You'll need to change the -serverinstance switch to point to your CMS server.

We're using the invoke-sqlcmd cmdlet to run our queries; our later queries use syntax that isn't available on SQL Server 2000.  Because of this, we're limiting our queries to server groups we've defined named "SQL Server 2008" and "SQL Server 2005".  You'll need to change these values, as well, to match your environment and needs.  Depending on what your environment looks like, you might not even need that where clause at all.

As an aside, note that this is how you can get at the data in the CMS registration:  query msdb.dbo.sysmanagement_shared_server_groups_internal.

Query the instances one at a time

Now we'll initialize our results array ($results) and iterate through all of the instance names in our $InstanceNameList array.

Because we want the SQL Server version text (SQL Server 2008, etc.) instead of the version number, we have to do a little more work, utilizing the sp_server_info stored procedure.  We first assign that output text to the $sqlversion variable.  The sp_server_info SP outputs more columns than we want, however, so in the next line we re-assign the $SQLVersion variable to contain only the data in the "attribute_value" column.
Finally, we run our main query, including the $sqlversion variable as a static selection so that it is a third column in each of the rows.
$results = @()
foreach($instanceName in $instanceNameList)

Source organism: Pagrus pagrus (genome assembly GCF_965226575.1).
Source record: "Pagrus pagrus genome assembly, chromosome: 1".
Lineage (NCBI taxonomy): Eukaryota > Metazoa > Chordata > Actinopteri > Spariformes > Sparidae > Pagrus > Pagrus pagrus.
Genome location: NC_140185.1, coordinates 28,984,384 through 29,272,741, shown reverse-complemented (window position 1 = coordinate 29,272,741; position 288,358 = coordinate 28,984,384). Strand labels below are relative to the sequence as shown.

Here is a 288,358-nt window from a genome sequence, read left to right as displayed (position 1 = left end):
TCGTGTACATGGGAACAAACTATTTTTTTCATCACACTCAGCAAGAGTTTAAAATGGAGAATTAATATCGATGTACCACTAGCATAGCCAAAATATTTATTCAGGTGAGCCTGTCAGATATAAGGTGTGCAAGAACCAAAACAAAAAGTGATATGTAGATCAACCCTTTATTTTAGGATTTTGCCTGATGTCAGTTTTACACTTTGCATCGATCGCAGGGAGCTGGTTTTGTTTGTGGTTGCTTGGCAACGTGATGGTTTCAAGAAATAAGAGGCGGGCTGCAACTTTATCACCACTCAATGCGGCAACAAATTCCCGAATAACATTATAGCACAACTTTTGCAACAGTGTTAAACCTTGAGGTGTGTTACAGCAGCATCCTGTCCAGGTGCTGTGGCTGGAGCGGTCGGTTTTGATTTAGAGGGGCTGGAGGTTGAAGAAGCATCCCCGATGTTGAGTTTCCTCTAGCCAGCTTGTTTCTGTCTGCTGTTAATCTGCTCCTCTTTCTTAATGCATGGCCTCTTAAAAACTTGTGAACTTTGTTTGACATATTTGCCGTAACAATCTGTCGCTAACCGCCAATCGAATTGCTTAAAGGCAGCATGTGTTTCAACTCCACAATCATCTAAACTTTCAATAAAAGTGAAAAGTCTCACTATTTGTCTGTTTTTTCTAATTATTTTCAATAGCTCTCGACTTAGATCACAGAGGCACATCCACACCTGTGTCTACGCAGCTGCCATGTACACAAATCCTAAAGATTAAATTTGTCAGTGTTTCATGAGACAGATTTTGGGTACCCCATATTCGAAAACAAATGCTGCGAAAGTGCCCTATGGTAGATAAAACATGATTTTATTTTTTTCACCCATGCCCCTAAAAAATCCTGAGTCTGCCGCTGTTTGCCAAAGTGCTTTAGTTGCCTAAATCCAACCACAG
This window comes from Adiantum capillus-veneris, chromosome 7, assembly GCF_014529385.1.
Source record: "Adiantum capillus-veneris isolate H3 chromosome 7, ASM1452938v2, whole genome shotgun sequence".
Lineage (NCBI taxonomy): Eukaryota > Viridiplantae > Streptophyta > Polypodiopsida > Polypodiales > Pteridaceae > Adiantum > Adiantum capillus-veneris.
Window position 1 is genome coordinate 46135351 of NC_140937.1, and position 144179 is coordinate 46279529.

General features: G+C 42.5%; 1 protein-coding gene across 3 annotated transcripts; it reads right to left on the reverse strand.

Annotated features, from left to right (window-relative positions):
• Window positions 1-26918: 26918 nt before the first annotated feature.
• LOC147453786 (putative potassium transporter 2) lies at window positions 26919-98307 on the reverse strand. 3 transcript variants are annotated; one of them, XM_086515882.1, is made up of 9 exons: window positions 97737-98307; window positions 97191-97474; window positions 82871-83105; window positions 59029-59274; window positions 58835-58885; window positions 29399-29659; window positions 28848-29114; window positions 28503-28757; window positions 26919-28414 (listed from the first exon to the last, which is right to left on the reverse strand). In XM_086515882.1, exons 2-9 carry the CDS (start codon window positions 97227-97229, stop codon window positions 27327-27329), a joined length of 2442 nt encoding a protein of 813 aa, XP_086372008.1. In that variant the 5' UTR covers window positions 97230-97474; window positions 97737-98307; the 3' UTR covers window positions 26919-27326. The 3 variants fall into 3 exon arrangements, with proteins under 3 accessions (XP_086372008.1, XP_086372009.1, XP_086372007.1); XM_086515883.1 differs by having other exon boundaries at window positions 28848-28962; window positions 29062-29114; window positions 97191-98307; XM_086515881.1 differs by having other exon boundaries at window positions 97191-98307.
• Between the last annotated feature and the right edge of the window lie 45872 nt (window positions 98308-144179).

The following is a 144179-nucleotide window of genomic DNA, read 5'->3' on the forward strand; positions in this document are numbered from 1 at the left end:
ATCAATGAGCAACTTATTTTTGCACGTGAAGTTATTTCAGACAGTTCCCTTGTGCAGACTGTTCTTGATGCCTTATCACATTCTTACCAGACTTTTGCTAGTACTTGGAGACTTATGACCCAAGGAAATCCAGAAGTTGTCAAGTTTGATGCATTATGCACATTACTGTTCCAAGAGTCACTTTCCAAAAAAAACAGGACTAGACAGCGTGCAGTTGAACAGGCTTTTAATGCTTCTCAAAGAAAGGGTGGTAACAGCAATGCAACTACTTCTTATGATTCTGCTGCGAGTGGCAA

{$sqlversion=invoke-sqlcmd -query "exec sp_server_info 2" -ServerInstance $instanceName.Name
$SQLVersion="{0}" -f $sqlversion.attribute_value
$results += Invoke-Sqlcmd -query "select @@servername as instancename, name as dbname,'$sqlversion' as sqlversion from sys.databases  where name not in ('master','model','tempdb','msdb','pubs','northwind')" -ServerInstance $instanceName.Name
} 

When this is complete, you'll have something like this:

instancename dbname SQLversion
SQLSRV1 ProdDB1 Microsoft SQL Server 2008 - 10.0.4064
SQLSRV1 ProdDB2 Microsoft SQL Server 2008 - 10.0.4064
SQLSRV1 ProdDB3 Microsoft SQL Server 2008 - 10.0.4064
SQLSRV2 DBA Microsoft SQL Server 2008 R2 - 10.50.2500.0
SQLSRV2 TestDB1 Microsoft SQL Server 2008 R2 - 10.50.2500.0
SQLSRV2 TestDB2 Microsoft SQL Server 2008 R2 - 10.50.2500.0
SQLSRV3 CalendarDB Microsoft SQL Server Yukon - 9.00.5000
SQLSRV4 WebDB1 Microsoft SQL Server Yukon - 9.00.5000
SQLSRV4 WebDB2 Microsoft SQL Server Yukon - 9.00.5000
SQLSRV4 WebDB3 Microsoft SQL Server Yukon - 9.00.5000

Note that sp_server_info returns "Microsoft SQL Server Yukon" for SQL Server 2005 instances. Curious choice, that.

Write the results to the reporting table
Now we'll iterate through all of the rows in the $results array.  Normally we'd do something like this to generate our query text:
$querytext="insert into dba.db.dblist (instancename, sqlversion,dbname) 
values ('$($db.instancename)','$($db.sqlversion)','$($db.dbname)');"

Unfortunately, the SQL Agent engine, for whatever reason, sees this syntax as an error, and it won't run, even though it runs fine from a SQLPS command prompt.
Instead, we assign the relevant values to new variables , and it all works OK.  Those "{0}" are formatting codes, BTW.  You can see a discussion of how that works here.
foreach($db in $results) {
$instancename="{0}" -f $db.instancename
$dbname="{0}" -f $db.dbname
$SQLVersion="{0}" -f $db.sqlversion
$querytext="insert into dba.dbo.DBList (instancename,sqlversion,dbname) values ( '$instancename', '$sqlversion','$dbname');"
invoke-sqlcmd -query $querytext -serverinstance cmsserver1 }